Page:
Autistic Disorder in Patients with Williams-Beuren Syndrome: A Reconsideration of the Williams-Beuren Syndrome Phenotype

authors

  • Tordjman Sylvie
  • Anderson George M.
  • Botbol Michel
  • Toutain Annick
  • Sarda Pierre
  • Carlier Michèle
  • Saugier-Veber Pascale
  • Baumann Clarisse
  • Cohen David
  • Lagneaux Celine
  • Tabet Anne-Claude
  • Verloes Alain

keywords

  • Diagnostic medicine
  • Behavior
  • Verbal communication
  • Behavioral disorders
  • Autism
  • Social communication
  • Language
  • Williams-Beuren syndrome

document type

ART

abstract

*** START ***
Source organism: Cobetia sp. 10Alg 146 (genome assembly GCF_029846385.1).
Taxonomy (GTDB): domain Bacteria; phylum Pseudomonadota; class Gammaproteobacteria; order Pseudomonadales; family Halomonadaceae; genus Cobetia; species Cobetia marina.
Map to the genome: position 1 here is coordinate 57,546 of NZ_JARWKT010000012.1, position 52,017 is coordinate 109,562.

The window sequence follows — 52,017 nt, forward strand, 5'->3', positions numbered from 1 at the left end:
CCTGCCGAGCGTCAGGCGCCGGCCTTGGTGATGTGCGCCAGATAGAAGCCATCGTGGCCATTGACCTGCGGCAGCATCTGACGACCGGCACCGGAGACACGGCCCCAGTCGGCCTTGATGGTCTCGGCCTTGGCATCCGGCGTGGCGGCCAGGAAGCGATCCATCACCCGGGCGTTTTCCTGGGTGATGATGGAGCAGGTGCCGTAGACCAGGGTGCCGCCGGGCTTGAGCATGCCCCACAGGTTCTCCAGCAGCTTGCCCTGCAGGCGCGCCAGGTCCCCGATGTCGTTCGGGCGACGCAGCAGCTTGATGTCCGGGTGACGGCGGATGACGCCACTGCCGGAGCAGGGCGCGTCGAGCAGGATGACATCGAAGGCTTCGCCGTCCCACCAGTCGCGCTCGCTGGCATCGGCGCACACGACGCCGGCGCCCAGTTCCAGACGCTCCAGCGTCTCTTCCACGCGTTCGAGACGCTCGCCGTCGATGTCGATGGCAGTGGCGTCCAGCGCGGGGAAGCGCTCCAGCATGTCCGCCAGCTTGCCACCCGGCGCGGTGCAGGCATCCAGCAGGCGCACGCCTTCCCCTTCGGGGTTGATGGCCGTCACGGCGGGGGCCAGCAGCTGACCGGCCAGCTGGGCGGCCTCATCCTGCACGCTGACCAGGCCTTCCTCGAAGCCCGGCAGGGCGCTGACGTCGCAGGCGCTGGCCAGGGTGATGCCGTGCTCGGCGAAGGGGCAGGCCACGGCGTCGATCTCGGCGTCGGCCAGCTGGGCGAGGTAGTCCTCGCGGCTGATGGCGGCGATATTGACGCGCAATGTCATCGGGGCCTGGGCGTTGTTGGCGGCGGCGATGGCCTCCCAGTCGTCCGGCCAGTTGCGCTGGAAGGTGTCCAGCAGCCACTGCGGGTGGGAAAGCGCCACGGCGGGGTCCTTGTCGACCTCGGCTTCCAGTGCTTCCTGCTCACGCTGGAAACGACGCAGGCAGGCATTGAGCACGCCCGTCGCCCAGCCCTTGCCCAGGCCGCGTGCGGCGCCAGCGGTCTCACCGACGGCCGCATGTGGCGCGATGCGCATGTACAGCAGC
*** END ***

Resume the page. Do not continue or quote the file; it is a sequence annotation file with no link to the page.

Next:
Background: Williams-Beuren syndrome (WBS), a rare developmental disorder caused by deletion of contiguous genes at 7q11.23, has been characterized by strengths in socialization (overfriendliness) and communication (excessive talkativeness). WBS has been often considered as the polar opposite behavioral phenotype to autism. Our objective was to better understand the range of phenotypic expression in WBS and the relationship between WBS and autistic disorder. Methodology: The study was conducted on 9 French individuals aged from 4 to 37 years old with autistic disorder associated with WBS. Behavioral assessments were performed using Autism Diagnostic Interview-Revised (ADI-R) and Autism Diagnostic Observation Schedule (ADOS) scales. Molecular characterization of the WBS critical region was performed by FISH. Findings: FISH analysis indicated that all 9 patients displayed the common WBS deletion. All 9 patients met ADI-R and ADOS diagnostic criteria for autism, displaying stereotypies and severe impairments in social interaction and communication (including the absence of expressive language). Additionally, patients showed improvement in social communication over time. Conclusions: The results indicate that comorbid autism and WBS is more frequent than expected and suggest that the common WBS deletion can result in a continuum of social communication impairment, ranging from excessive talkativeness and overfriendliness to absence of verbal language and poor social relationships. Appreciation of the possible co-occurrence of WBS and autism challenges the common view that WBS represents the opposite behavioral phenotype of autism, and might lead to improved recognition of WBS in individuals diagnosed with autism.

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